It's funny how events sometimes happen in our lives, almost as if they have been planned and directed by someone else. Sort of like being in our own Truman Show. For instance: You sit down for a cup of coffee at Starbucks expecting to just be with yourself, but joyfully, you're pulled into an amazing set of conversations that entertain, inform, even alter your worldview. It's serendipity and when you're open to all that the universe has to offer, it can lead to really great stuff.

As an aside, when I looked up the word serendipity at dictionary.com to make sure my spelling was accurate, I discovered the word's origin:
We are indebted to the English author Horace Walpole for the word serendipity, which he coined in one of the 3,000 or more letters on which his literary reputation primarily rests. In a letter of January 28, 1754, Walpole says that “this discovery, indeed, is almost of that kind which I call Serendipity, a very expressive word.” Walpole formed the word on an old name for Sri Lanka, Serendip. He explained that this name was part of the title of “a silly fairy tale, called The Three Princes of Serendip: as their highnesses traveled, they were always making discoveries, by accidents and sagacity, of things which they were not in quest of....”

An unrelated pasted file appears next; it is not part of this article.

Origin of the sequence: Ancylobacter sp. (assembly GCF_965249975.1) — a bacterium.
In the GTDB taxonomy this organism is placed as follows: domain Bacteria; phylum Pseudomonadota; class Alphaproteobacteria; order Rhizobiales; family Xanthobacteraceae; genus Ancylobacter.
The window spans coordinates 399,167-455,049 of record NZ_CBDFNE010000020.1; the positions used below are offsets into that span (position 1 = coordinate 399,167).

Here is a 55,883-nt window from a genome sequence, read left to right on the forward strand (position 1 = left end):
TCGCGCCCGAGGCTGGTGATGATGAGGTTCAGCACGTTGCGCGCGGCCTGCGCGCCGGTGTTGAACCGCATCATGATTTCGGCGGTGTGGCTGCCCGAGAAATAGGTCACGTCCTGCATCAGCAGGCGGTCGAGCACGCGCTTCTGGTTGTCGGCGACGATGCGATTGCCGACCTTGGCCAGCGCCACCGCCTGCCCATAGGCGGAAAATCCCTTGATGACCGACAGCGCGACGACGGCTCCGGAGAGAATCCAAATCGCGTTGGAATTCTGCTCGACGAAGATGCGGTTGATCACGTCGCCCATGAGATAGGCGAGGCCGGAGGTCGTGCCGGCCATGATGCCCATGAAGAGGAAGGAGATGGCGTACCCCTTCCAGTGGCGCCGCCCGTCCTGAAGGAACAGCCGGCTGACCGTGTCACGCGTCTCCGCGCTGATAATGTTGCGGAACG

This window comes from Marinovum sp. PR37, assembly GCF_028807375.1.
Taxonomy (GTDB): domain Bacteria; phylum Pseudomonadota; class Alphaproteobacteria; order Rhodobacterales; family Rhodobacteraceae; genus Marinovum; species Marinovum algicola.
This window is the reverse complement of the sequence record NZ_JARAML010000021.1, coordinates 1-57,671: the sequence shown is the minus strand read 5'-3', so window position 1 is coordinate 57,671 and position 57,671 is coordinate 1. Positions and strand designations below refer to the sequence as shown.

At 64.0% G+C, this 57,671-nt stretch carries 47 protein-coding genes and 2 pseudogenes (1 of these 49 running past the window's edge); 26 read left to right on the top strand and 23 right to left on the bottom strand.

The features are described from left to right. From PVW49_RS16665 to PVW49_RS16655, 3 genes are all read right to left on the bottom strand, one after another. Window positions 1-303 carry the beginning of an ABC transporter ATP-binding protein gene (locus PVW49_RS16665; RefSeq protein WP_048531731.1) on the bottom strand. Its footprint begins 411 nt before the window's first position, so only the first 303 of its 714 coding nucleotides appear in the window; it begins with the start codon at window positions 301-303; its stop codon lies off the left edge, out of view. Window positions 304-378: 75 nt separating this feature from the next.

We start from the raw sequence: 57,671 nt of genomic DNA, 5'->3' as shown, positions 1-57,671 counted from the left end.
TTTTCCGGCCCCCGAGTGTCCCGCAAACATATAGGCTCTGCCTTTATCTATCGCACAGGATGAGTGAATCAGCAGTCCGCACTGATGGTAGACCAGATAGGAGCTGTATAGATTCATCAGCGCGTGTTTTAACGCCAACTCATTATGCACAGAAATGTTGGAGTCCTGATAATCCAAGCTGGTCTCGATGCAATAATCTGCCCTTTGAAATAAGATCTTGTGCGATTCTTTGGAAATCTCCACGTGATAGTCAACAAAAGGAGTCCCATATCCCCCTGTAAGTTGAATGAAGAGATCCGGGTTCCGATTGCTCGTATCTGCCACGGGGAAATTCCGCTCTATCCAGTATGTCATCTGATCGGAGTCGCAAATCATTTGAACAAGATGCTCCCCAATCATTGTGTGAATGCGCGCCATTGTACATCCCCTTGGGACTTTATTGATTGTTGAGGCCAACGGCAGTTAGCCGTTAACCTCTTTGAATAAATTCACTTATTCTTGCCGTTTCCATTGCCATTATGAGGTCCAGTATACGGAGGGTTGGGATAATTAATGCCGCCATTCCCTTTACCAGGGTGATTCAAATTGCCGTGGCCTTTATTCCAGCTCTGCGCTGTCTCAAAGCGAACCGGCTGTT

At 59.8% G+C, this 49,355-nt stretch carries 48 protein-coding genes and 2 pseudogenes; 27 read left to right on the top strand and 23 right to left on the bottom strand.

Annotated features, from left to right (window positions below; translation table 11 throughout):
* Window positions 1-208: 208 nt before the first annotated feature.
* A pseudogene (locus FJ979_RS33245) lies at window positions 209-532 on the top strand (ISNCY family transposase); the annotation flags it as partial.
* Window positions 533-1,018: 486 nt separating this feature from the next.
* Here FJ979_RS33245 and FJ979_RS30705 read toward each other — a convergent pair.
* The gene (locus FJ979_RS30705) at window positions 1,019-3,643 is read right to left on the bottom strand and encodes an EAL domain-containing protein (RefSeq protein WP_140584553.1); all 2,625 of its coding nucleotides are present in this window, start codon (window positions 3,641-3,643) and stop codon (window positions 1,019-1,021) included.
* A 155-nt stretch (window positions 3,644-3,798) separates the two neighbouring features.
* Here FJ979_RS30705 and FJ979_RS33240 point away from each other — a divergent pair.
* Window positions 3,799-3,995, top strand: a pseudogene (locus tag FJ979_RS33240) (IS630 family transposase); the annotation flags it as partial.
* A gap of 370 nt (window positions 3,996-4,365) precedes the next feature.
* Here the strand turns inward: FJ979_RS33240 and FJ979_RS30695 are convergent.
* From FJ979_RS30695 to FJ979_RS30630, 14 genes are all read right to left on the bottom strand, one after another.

I like that...making unexpected discoveries through accident and sagacity. Here's an idea for allowing serendipity into your life:

Ditch the script. Some of us have an easier time living spontaneously than others. That's okay; we're all made up differently. But, we all have the capacity to be spontaneous. If you find surprises and the unexpected scary, find the place where you are comfortable and hang out there. Notice what it's like, what you are feeling and sensing. Then take a step toward discomfort (sort of like that first step into a cold pool of water). Again, be aware of what's going on inside you and what's going on outside. Take your time, but resist the urge to immediately go back to comfort. True growth occurs in places of discomfort.

What else has worked for you? Where else have you experienced a moment of serendipity in your life? Here's hoping you make another accidental discovery today.


Categories: c.Creativity; c.Learning; c.Living; c.Movies/TV

Friday, January 14, 2005

 

My Oldest Baby Turns Six Today